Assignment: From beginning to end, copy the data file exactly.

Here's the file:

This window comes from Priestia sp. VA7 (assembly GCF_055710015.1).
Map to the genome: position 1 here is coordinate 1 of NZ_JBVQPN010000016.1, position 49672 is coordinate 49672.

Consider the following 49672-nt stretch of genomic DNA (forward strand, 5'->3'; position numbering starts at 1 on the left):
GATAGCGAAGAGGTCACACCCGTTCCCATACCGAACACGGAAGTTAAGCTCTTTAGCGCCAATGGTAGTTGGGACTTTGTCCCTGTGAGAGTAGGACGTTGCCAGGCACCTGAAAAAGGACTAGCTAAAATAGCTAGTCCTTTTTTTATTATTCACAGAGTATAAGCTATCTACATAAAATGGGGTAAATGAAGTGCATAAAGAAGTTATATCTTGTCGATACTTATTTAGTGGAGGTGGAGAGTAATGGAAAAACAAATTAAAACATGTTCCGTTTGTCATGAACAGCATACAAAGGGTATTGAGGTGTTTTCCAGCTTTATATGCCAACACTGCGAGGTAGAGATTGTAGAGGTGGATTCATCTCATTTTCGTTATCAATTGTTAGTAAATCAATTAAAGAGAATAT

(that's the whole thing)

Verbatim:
This window comes from Priestia sp. VA7 (assembly GCF_055710015.1).
Map to the genome: position 1 here is coordinate 1 of NZ_JBVQPN010000016.1, position 49672 is coordinate 49672.

Consider the following 49672-nt stretch of genomic DNA (forward strand, 5'->3'; position numbering starts at 1 on the left):
GATAGCGAAGAGGTCACACCCGTTCCCATACCGAACACGGAAGTTAAGCTCTTTAGCGCCAATGGTAGTTGGGACTTTGTCCCTGTGAGAGTAGGACGTTGCCAGGCACCTGAAAAAGGACTAGCTAAAATAGCTAGTCCTTTTTTTATTATTCACAGAGTATAAGCTATCTACATAAAATGGGGTAAATGAAGTGCATAAAGAAGTTATATCTTGTCGATACTTATTTAGTGGAGGTGGAGAGTAATGGAAAAACAAATTAAAACATGTTCCGTTTGTCATGAACAGCATACAAAGGGTATTGAGGTGTTTTCCAGCTTTATATGCCAACACTGCGAGGTAGAGATTGTAGAGGTGGATTCATCTCATTTTCGTTATCAATTGTTAGTAAATCAATTAAAGAGAATAT